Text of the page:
Cracking the code to creativity

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Elaine Cohen is a professor of computer science at the University of Utah. She inspired Bruce Gooch to pick up the teaching baton and pass what he learned — and more — on to a whole new generation of students.

Bruce Gooch wasn’t your typical computer student. For starters, his background was in mathematics, and he had no idea how to code.

“I used to be an actuary, and, after a wildly unsuccessful job search, was looking for something new.”

He decided to go back to school for computer science. By his own admission, he looked more like an outlaw biker than a professor. But once he began studying with Elaine, preconceptions fell away and he found the space and support he needed to excel.

Elaine showed Bruce that coding could be creative. By giving him the responsibility and ownership to explore his ideas, he found the inspiration to make new leaps in the field. As he puts it, “Elaine took away the chains from my mind.”

Elaine recalls, “Bruce was always very inventive and creative. His whole dissertation was something quite innovative that let him do stuff that nobody had done before. He created beautiful work.”

Elaine took away the chains from my mind.

— Bruce Gooch, Founder, Expressive Computer Graphics

Bruce took this encouragement and ran with it, co-authoring a paper on the fundamental shading algorithms in computer science. Prior to the paper, there were only three such algorithms. “Now there’s a fourth,” says Bruce. “It’s called Gooch Shading.”

He even wrote and published the first book in the field of non-photorealistic rendering — an area he helped discover — while he was a grad student, and he has become one of its top voices.

“Elaine let me know that I could do something that I could barely imagine doing—this thing that students just don’t do. My book was published at the same time and by the same company as her book. Students aren’t supposed to do this stuff!”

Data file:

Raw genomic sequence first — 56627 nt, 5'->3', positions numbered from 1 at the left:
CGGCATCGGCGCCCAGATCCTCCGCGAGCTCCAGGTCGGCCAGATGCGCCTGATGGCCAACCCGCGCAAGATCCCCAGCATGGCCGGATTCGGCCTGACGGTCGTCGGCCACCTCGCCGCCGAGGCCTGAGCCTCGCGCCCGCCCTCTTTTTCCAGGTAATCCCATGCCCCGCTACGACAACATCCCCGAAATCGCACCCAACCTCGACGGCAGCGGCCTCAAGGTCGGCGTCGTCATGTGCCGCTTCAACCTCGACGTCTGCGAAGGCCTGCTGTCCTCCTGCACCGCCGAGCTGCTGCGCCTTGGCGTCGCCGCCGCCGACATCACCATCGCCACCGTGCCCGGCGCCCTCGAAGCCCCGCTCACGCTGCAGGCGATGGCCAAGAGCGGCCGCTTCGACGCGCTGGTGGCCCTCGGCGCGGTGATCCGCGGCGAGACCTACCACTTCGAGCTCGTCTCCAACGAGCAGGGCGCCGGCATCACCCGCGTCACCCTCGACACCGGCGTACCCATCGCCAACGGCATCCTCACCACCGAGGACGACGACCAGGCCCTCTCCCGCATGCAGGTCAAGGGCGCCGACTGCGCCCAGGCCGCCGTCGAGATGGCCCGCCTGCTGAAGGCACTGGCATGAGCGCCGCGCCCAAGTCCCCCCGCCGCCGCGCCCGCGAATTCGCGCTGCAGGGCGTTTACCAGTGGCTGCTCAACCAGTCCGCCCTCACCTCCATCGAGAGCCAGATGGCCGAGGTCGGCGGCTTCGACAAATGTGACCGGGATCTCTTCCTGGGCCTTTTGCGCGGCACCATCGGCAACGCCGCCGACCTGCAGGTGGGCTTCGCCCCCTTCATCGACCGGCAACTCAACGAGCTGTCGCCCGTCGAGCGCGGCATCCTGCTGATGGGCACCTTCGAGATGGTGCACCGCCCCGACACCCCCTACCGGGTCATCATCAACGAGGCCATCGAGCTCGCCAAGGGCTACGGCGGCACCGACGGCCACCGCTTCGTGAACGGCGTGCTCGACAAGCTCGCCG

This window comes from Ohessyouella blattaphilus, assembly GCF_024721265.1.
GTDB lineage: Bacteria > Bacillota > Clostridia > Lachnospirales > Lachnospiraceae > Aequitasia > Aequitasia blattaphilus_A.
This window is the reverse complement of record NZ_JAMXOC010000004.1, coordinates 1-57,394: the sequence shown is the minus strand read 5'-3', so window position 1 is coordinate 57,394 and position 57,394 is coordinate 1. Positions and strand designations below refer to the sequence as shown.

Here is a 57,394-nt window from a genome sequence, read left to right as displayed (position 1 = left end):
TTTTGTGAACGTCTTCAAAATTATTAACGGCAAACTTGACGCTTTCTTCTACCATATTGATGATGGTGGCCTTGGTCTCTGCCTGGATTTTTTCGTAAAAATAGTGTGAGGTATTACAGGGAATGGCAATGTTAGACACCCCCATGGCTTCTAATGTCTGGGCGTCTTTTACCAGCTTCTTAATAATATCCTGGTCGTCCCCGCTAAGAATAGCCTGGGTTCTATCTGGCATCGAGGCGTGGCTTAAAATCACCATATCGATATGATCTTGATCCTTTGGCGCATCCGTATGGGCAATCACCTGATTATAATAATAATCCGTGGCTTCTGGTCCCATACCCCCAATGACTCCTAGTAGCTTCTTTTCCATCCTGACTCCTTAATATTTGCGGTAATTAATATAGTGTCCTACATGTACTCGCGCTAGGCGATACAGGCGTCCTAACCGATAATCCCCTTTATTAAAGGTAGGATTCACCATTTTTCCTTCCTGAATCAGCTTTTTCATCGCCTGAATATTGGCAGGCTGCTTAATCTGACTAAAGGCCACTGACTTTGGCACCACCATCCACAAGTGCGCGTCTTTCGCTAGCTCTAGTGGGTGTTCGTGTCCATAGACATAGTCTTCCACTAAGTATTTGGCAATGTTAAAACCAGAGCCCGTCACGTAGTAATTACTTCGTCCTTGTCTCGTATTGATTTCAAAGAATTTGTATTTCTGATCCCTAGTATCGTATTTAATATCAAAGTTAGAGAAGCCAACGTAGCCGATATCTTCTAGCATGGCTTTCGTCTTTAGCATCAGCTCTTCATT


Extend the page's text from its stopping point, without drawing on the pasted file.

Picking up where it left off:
Because she developed a trust and respect with Bruce, friendship grew between them.

“I think that’s part of being a mentor, coaching people to understand that they can cope with whatever life gives you. It’s not easy, but you can do it if you’re passionate enough about what you’re doing.”

Throughout her career, Elaine has watched her students go on to enjoy all kinds of success.“I consider my students my ‘professional children.’ And when they grow into being successful professionals, it feels good.”

Bruce is one of those “children.” Now at Texas A&M, he helps students learn to create games and computer animations. He gives his students the same encouragement that Elaine gave him, with the perspective and experience to back it up.

“I’ve started some companies, and I have software that’s with millions of users. That’s what I’m pushing as ‘possible’ with my students. You can start a company. You can deploy a product. You can do these things that 20 years ago no one could.”

And Bruce is quick to point out how he got where he is: “Elaine encouraged me to do my own thing. She gave me an extreme amount of confidence, and the ability to see possibilities I hadn’t seen before.”

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